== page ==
Here’s a few points that should make all those 'regular’ ladies with hair feel a wee bit jealous:
1. You can change up your hairstyle and colour three times in one day (sometimes even more) if you feel like it. You could start the day as a sophisticated brunette at work, then switch to a cheeky blonde for a night out. You could even chuck on that fire red bob you have in the closet when your boyfriend comes over.
2. You don’t have to wash your hair every second day. Ah, that feeling when you don’t wash your hair for a whole week (or more) and it doesn’t get oily and nasty, ever. Extra points because you can do it in the sink!
3.You can take 4 minute showers if you’re running late. No hair—nothing to worry about!
4. When it’s really over the top hot, you have an awesome cooling system. You can just take that sucker (beanie/headscarf/hat/wig) right off your head and voilà—instant cool down.
5. You become a pro with makeup. Anyone would if they had to draw on brows and lash lines as much as you.
6. You can rock the same up-do twice in a row without having to redo it. Isn’t it fantastic when you do your hair in the morning, take it off (still in the up-do) in the evening, then put it back on the next morning? Oh, and it’s absolutely on form, too.
7. You can change your eyebrow shape to suit your mood. If you’re feeling dramatic high-arches on Monday, and natural ones Tuesday—no worries! You’re the Picasso of the brow.
8. When the timing with your 'pecia is right, you don’t have to shave/wax much. Yeah, good riddens pubes, until we meet again.
9. Rubbing your head is the perfect comfort habit. Whenever you need a good dose of comfort, you can just give that little head a good rub—or even better yet, get someone else to!
10. You don’t have to worry about humidity frizz, or crazy wind throwing your perfect hair off form. You’re out on the town with your girls, it starts to rain, and they squeal and try to cover their heads. You don’t. You keep strutting your stuff like a f***ing supermodel.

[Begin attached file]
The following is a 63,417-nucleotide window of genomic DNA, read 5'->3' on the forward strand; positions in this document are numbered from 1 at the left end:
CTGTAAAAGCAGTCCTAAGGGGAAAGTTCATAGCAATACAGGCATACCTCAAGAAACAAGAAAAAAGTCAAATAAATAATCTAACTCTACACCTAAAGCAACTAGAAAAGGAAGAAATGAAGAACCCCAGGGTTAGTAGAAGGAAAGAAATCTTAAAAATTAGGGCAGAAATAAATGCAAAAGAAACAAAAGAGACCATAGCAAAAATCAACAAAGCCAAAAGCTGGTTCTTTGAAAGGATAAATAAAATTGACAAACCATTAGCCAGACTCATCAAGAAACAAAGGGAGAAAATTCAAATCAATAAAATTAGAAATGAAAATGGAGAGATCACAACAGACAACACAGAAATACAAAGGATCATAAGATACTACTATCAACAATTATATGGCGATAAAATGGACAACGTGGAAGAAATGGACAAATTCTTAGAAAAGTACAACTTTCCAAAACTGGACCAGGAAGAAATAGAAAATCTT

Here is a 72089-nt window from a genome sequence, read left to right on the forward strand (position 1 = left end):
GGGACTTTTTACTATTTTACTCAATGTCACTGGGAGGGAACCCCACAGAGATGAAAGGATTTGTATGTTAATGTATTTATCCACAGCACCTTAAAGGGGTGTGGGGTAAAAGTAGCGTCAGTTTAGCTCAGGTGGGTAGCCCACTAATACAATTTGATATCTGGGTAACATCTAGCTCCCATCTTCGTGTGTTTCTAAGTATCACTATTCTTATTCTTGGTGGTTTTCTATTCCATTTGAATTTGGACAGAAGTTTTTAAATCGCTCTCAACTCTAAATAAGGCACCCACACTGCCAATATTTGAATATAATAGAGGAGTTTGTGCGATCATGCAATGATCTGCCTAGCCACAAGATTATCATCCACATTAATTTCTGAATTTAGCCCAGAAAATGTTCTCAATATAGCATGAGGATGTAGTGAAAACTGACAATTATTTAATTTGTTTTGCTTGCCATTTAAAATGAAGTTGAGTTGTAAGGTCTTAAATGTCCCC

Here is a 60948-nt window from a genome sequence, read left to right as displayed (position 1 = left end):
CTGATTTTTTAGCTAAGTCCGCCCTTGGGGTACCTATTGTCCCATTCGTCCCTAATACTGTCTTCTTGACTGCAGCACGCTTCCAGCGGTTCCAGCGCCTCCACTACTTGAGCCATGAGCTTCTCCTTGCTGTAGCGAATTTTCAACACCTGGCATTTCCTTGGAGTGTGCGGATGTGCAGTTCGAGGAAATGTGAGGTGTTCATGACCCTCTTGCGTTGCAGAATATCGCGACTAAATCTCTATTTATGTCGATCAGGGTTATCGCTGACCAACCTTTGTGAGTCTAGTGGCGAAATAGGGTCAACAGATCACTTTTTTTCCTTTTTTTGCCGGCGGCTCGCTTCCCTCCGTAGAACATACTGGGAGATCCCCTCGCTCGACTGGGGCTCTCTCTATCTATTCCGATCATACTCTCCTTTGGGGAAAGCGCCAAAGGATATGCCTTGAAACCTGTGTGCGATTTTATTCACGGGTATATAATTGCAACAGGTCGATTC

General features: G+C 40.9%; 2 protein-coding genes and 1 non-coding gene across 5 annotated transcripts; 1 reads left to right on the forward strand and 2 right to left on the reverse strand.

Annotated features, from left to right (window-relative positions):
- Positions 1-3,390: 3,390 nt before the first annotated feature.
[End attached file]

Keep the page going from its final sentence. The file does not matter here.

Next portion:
11. This is the bonus round. Because dealing with hair loss every single day has tested and tried you, and made you into the strongest person that you can be. Even if you don’t feel it sometimes.
In 3 weeks I’m moving to the Seattle area of Washington, from my home in Las Vegas. I get to see this beautiful face as often as I want, instead of only once every few months. I’m not moving there for him, he’s just a really huge perk 💚 we aren’t officially dating but as far as I’m concerned he’s my mans. I’m so excited to see this kid. I haven’t seen him since September and it’s been agonizing. I’m excited to start my new life and get back on my feet. I’ve already got a job lined up and everything. Here’s to new beginnings ✨
Every Monday is dedicated to painting(or i try) with a group. I had the background for this painted awhile ago with an intended use but never put in time to continue.
This Monday I started the next part and finished it. It’s been on plans since last year and is about my Alopecia Universalis. It’s not exactly how I planned it, but it still holds the same basic look I wanted.
I think that the hardest thing about Alopecia is accepting it. Sure, we can slap on a wig, hat or turban to hide ourselves within society, but to actually accept hair loss and who we are with it is an achievement not all obtain easily.
Marketing and media have influenced society in becoming a place only for those of beauty, and have successfully painted a picture of what they claim perfection looks like. This has caused a chain reaction in billions of people, setting out to become ‘beautiful’ in order to be socially accepted.
Amongst the billions, scattered in all parts of the world, is the small niche that have Alopecia. Whether it be partial, or total hair loss—we all struggle to hide it, often denying it ourselves, in order to have a place in society.
An auto-immune disease beyond our control has taken our hair from us, yet others feel the need to discriminate us and accuse us of abnormality. Alopecia then becomes something that we have to deal with, rather than it being a part of who we are.
It takes courage, to accept ourselves, and begin living our lives again. Life without fear of rejection, without judgement, and without discrimination. Alopecia is a part of us, and we are equal to everyone else in this world—and as soon as we can accept this, the world will follow.
We are all beautiful people, with or without hair, we just need to realise that truth, because life is what you make of it.
I was doing some slightly different than usual pieces, specifically around the Graphic Design/Typography style. After drawing the first two, I was trying to think of what to draw and as I’m drawing a face, I think “…I need to draw more bald people, given my situation” so…I did.
And I made up 2 pictures to represent Alopecia. I hope people like them.